PanDiffusion: Diffusion simulation view documentations

PanDiffusion is a module of Pandat software designed to simulate elemental diffusion under a variety of conditions. PanDifffusion provides a rich variety of applications including diffusion couple, homogenization, carburization, decarburization, phase transformation, particle dissolution, and so on. The boundary condition and geometry of simulation can be easily set for applications. It is seamlessly integrated with the user-friendly Pandat Graphical User Interface (PanGUI) as well as the thermodynamic calculation engine, PanEngine. The implementation of PanEngine guarantees reliable input data, such as chemical potential, phase equilibrium and chemical mobility. Overall architecture of the PanDiffusion module is shown below. A combined thermodynamic database and mobility database is needed for diffusion simulation. PanDiffusion module needs a combined thermodynamic and mobility database to perform a meaningful simulation for a material system in question. Please refer to Databases for more information.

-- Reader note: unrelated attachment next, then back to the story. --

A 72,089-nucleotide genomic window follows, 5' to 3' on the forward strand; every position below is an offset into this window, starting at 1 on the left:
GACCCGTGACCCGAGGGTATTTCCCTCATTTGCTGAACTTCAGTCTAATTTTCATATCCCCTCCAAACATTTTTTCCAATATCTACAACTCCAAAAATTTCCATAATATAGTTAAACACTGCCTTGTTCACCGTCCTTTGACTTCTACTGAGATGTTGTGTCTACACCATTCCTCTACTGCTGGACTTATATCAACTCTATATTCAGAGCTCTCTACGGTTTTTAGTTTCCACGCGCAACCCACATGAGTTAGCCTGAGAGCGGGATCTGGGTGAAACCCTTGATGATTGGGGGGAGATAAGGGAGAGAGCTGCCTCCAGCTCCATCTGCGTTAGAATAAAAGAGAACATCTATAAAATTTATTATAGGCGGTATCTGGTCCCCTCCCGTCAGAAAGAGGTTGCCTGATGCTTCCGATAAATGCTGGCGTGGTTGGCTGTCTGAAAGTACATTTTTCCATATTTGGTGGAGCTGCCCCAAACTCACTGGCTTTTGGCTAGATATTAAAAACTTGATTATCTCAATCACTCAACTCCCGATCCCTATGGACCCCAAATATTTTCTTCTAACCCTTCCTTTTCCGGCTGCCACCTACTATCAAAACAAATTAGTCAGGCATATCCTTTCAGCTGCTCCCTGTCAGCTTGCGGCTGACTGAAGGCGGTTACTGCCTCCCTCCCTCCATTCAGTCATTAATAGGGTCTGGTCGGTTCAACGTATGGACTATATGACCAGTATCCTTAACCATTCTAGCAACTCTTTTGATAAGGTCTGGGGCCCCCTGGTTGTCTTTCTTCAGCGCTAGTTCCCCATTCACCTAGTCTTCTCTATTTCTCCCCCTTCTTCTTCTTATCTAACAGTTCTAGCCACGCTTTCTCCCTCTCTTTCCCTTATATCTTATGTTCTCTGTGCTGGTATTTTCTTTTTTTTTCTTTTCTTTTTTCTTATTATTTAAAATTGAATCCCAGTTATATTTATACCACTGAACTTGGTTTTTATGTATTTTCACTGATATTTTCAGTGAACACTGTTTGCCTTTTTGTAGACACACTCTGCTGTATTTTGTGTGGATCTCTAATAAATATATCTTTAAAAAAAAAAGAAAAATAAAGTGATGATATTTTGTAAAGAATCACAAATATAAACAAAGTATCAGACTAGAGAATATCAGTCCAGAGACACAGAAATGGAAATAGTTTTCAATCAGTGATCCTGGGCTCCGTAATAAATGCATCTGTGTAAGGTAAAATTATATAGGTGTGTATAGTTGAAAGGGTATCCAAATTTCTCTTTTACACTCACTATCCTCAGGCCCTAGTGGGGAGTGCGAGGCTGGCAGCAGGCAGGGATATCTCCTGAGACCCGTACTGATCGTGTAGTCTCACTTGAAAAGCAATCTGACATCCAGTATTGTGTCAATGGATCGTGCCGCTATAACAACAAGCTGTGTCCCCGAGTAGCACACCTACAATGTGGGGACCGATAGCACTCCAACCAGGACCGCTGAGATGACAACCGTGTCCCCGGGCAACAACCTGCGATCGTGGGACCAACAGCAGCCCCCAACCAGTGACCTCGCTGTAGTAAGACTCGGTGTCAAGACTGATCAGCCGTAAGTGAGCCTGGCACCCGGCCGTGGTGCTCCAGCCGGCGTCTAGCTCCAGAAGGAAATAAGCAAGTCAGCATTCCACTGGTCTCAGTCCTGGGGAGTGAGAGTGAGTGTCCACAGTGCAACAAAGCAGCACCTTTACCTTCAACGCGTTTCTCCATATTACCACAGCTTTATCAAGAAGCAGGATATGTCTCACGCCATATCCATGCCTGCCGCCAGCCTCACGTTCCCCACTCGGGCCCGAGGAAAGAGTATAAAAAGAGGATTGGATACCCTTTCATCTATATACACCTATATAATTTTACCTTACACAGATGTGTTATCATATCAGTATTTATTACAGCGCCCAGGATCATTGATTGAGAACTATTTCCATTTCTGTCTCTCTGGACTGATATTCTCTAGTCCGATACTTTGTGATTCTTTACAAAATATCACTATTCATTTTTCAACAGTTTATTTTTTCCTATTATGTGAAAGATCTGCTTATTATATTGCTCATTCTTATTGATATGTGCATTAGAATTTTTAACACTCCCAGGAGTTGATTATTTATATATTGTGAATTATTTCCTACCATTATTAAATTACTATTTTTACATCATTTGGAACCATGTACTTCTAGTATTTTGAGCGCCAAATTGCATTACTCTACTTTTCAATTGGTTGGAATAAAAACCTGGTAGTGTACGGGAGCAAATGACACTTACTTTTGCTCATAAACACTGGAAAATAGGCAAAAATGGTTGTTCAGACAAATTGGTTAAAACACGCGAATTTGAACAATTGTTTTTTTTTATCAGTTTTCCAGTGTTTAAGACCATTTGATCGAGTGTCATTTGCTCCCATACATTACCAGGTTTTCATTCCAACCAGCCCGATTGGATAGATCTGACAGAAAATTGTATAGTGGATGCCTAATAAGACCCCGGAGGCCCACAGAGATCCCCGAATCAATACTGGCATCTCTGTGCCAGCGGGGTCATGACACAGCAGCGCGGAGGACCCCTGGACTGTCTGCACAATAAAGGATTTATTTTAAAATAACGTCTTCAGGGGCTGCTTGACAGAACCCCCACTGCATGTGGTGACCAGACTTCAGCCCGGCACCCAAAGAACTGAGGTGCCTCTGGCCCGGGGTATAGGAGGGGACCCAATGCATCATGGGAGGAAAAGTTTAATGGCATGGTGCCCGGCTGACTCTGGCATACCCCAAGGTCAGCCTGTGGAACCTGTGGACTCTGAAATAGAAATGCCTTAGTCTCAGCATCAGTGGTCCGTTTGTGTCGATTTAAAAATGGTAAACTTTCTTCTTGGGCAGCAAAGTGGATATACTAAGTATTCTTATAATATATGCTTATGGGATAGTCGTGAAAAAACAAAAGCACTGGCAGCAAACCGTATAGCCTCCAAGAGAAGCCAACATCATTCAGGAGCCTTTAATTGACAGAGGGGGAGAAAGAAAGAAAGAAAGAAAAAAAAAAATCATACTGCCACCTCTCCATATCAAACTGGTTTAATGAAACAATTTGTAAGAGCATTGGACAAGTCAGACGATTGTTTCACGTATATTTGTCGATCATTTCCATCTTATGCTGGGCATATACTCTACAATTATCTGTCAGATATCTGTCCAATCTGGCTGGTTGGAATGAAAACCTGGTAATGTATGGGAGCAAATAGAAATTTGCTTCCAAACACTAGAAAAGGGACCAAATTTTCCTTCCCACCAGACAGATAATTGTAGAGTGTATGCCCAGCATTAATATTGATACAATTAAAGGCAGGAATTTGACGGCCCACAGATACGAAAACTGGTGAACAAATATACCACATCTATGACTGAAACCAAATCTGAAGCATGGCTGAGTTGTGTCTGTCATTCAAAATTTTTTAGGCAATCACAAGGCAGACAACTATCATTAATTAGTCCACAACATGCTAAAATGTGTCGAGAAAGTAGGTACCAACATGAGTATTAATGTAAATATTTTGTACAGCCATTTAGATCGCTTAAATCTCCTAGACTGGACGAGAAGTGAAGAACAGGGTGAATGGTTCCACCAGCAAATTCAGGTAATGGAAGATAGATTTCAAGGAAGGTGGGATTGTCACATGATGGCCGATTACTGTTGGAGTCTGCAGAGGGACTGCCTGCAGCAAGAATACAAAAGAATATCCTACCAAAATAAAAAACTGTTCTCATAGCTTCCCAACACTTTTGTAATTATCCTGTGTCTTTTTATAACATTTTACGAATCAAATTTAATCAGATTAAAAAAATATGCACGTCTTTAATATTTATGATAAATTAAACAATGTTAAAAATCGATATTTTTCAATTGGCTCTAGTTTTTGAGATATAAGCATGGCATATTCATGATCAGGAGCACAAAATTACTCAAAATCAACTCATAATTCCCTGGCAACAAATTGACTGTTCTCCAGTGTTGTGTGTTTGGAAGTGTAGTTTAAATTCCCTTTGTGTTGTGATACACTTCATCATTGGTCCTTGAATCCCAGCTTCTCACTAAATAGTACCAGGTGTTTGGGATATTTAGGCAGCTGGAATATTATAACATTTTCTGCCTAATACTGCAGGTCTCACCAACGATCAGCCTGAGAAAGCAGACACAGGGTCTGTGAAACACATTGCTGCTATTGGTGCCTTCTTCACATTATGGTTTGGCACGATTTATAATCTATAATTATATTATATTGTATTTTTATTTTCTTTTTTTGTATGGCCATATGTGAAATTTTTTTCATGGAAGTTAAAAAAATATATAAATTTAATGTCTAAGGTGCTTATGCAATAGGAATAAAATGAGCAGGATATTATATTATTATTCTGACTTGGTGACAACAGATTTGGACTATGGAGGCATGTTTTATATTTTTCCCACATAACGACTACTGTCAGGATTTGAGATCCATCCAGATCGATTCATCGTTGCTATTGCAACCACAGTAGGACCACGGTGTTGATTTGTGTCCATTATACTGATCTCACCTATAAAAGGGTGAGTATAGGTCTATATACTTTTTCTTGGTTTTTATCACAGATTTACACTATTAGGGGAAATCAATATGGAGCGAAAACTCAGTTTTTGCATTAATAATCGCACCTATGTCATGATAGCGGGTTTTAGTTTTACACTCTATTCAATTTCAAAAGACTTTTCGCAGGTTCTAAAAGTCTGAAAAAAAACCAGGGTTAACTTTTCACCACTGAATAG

Basic Functionalities of PanDiffusion Module

  • Diffusion couple: composition profile of elements in the diffusion couple
  • Carburization: carburization under a variety of boundary conditions
  • Decarburization: carbon deplete in steel alloys
  • Particle dissolution: dissolution of precipitates to matrix phase
  • Phase transformation: transformation from one phase to the other
  • Homogenization: solution treatment

Featured Plots of PanDiffusion Module

This figure shows an example simulation of a sandwich diffusion couples for the Cr-Fe-Ni system at 1100 ℃ for 1 hour.

This figure shows a dissolution simulation of Si particles formed during solidification. In a heat treatment process, the first step is usually solution treatment to dissolve the particles formed in the casting process. This type of simulation helps users to optimize the solution treatment temperature and time.

This figure shows a diffusion simulation of Ni3Al/Ni diffusion couple annealed at 1200 ℃ for 43.2 hours with experimental data. The initial γ’/γ interface is moved after annealing.

This figure shows an example of diffusion simulation between multi-component nickel-based superalloys: IN100 and IN718 at 1150 ℃ for 1000 hours.